"Wow,'' Sims said after the game from the Eagles' locker room. "I never sat down and figured that out.''

Well, who would?

I would -- eight days followed the win in 2007, 366 (a leap year) in 2008, 365 in 2009 and 261 days preceded Sunday in 2010 ... an even 1,000.

"To be honest with you,'' he said, "it did feel like a long time, but not that long. Not 1,000 days. Because I've been on the sidelines for some games we won but I just didn't play those days. So this feels pretty good.''

Mike Florio of ran the team-by-team salary-cap figures on his site Sunday. What intrigued me is that the last two teams on the list -- Tampa Bay ($80.8 million) and Kansas City ($84.5 million) -- are 2-0, and two of the four highest-paying teams -- Dallas ($166.5 million) and Minnesota ($143.4 million) are 0-2.

How not to handle a mini-crisis: Saturday morning, on an Amtrak train from Boston to New York, an elderly man fell in the bathroom while the train was near Stamford, Conn. He banged his head and bruised his arm, and was lying on the floor of the train. The train stopped to discharge and pick up passengers, and a nervous-sounding voice came over the PA about a man having fallen and we might have a delay. "I think we're gonna need medical,'' he said, with a scared edge to his voice.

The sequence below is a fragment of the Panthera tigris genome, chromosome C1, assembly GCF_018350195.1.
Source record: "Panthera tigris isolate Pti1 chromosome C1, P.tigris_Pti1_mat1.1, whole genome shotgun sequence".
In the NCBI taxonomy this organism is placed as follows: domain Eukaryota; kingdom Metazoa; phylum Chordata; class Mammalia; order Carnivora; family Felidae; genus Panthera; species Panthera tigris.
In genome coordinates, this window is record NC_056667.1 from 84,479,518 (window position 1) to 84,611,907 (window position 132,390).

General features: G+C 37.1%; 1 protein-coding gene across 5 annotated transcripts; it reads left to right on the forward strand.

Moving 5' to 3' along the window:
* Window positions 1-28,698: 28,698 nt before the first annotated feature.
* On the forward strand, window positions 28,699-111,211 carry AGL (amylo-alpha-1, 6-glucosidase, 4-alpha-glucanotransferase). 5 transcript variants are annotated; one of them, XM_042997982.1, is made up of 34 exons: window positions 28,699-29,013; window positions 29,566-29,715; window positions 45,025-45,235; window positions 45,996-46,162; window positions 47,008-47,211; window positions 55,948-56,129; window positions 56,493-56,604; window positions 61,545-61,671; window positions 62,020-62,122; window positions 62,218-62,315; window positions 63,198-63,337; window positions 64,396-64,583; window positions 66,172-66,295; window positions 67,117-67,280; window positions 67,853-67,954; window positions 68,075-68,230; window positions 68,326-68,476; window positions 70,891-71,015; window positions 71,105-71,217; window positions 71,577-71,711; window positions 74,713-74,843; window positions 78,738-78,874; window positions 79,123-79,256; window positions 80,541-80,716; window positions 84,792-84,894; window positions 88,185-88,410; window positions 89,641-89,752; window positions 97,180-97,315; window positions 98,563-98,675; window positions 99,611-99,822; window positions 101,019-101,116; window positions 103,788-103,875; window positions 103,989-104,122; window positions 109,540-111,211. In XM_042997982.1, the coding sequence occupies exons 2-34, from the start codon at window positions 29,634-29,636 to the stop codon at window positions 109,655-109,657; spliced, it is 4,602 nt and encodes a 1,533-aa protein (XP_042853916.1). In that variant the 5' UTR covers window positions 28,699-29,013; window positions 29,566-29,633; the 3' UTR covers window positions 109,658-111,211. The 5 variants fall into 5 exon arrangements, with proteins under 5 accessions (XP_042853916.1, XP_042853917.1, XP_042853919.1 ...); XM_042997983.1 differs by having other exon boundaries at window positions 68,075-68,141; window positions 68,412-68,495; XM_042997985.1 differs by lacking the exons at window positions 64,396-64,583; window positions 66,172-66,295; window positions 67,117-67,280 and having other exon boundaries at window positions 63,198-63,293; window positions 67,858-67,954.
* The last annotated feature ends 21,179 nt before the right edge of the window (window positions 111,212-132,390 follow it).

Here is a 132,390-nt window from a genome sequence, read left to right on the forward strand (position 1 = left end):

I mean, are you kidding me? The PA system on a train with 300 passengers is not the place to sound borderline panicky about an old man who falls in the bathroom. A simple, "If there's a doctor on the train, or any medical personnel, please report to the bathroom at the rear of the café car,'' would do just fine.

I live on Amtrak on fall weekends, going back and forth to NBC Studios in New York for Football Night in America, and the train personnel are terrific, by and large. Might be time, though, for a little Calmness Training in emergency situations. (Emergency medical personnel came on the train after a few minutes, and the guy was shaken up but fine.)

My half-marathon (the New Hampshire Half-Marathon, Bristol, N.H.) is 12 days out now, and I'm quite excited to report I'll have Team King running Oct. 2 as the leaves begin to turn in the heart of New England. I'll be joined by my brother-in-law, Bob Whiteley; two good friends from Montclair days, Mike (Mike From Montclair) Goldstein and George Frole; my button-pushing running trainer, Roberto Portocarrera; and a man I don't know but can't wait to meet, Jonathan Kuniholm.